From March to July 1828 Blanchard was in Halifax gaining a deeper insight into the working of the province’s politics, and from then until May 1829 he did the same thing in a larger sphere in Britain. McCulloch appears to have performed the editorial chores of the Patriot until November of that year, even though Blanchard was in Pictou in June, holding out “the olive branch of peace” to Howe – in Howe’s words – and admitting that he had written the “Canadian Letter.” There is no evidence at this time for the often quoted but probably apocryphal admission of Howe that the “Pictou Scribblers” had converted him from the error of his ways. But the two men did see eye to eye on the celebrated “Brandy Dispute” early in 1830 [see Enos Collins*] when the assembly refused to let the Council deprive it of the sole right to determine “the amount of the burthens to be borne by the people whom they represent,” even at the cost of losing the appropriation bill. In the Patriot Blanchard called the assembly’s stand the “Glorious Emancipation” of Nova Scotia and printed material from the Novascotian with approval. Blanchard and Howe were still far apart, however, on the remedy to be applied, for while Blanchard was thinking in terms of an “organised party against misrule in Nova Scotia,” Howe, fearful of party and the party spirit, was still writing that “the party to which we belong is the Province of Nova Scotia.”
Later in 1830 Blanchard decided to contest one of the four seats for Halifax County and was identified as one of the “popular” candidates in perhaps the province’s best-known election. In Halifax, where “official” influence was strong, Blanchard was behind by more than 700 votes, but he received a majority of almost 1,000 in the district of Colchester. However, the real drama occurred in Pictou, where the religious differences between anti-burghers of the Secession Church who supported McCulloch and Kirkmen opposed to McCulloch and Pictou Academy led to the killing of a man and the need to protect the academy and Blanchard’s home from violence. Although the Kirkmen outpolled the secessionists in Pictou, Blanchard won the county by 139 votes.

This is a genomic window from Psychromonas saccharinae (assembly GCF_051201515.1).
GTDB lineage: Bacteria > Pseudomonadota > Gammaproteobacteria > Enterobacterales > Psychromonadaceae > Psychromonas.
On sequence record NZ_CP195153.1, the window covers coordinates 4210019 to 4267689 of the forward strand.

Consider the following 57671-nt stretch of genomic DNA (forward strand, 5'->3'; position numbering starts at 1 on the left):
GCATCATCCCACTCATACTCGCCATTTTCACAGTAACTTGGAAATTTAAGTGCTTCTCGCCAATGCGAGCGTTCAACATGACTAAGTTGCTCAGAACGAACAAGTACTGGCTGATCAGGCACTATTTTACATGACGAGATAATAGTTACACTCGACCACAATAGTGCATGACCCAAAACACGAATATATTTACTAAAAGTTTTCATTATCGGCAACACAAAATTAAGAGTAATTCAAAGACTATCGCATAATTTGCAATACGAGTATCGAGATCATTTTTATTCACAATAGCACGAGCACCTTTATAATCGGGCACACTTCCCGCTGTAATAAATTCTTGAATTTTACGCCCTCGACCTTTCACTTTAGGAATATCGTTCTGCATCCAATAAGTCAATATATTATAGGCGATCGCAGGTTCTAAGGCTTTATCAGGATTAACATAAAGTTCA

In the 1830–31 session of the legislature Blanchard exerted himself primarily as a legal reformer, wanting especially to establish the entire town of Pictou as jail limits so that, as the Novascotian reported, incarcerated debtors could “labour through the Town” and pay their debts during their confinement. Shocked when his efforts were blocked, he then gave his full support to a “cheap law bill,” designed to reduce lawyers’ fees and reform legal practice generally, which William Henry Roach of Annapolis County had been introducing for some time without success. Although as Nathaniel W. White, a tory, observed, he took “a terrible maulling” from Charles Rufus Fairbanks, William Blowers Bliss*, Uniacke, and Alexander Stewart*, the leading lawyer-assemblymen, he “still bellows on, nothing daunted by the array of talent marshalled against him . . . & is carrying a sweeping majority with him.” Indeed, he gave as well as he got, calling his opponents “vulgar,” “more . . . blackguards than gentlemen,” and the champions of “a dirty, pitiful, self raised aristocracy, who want to keep down every body but themselves.” Though in December 1830 Blanchard carried the assembly by 23 to 16, the Council blocked the passage of the bill. White noted that, although “a feverish agitator,” Blanchard had a clear head which would prevent his espousing “ultra-liberalism” or going “beyond the constitutional barrier.” Since he “speaks out boldly and skews foot, tail & all,” he was not likely to be dangerous; indeed, “barring his crooked leg [he] looks somewhat like a gentleman.” But he had “all the hardihood and obstinacy of . . . the Doctor [McCulloch], whose disciple he is . . . & will in following the temper of the times become the favorite of the herd.”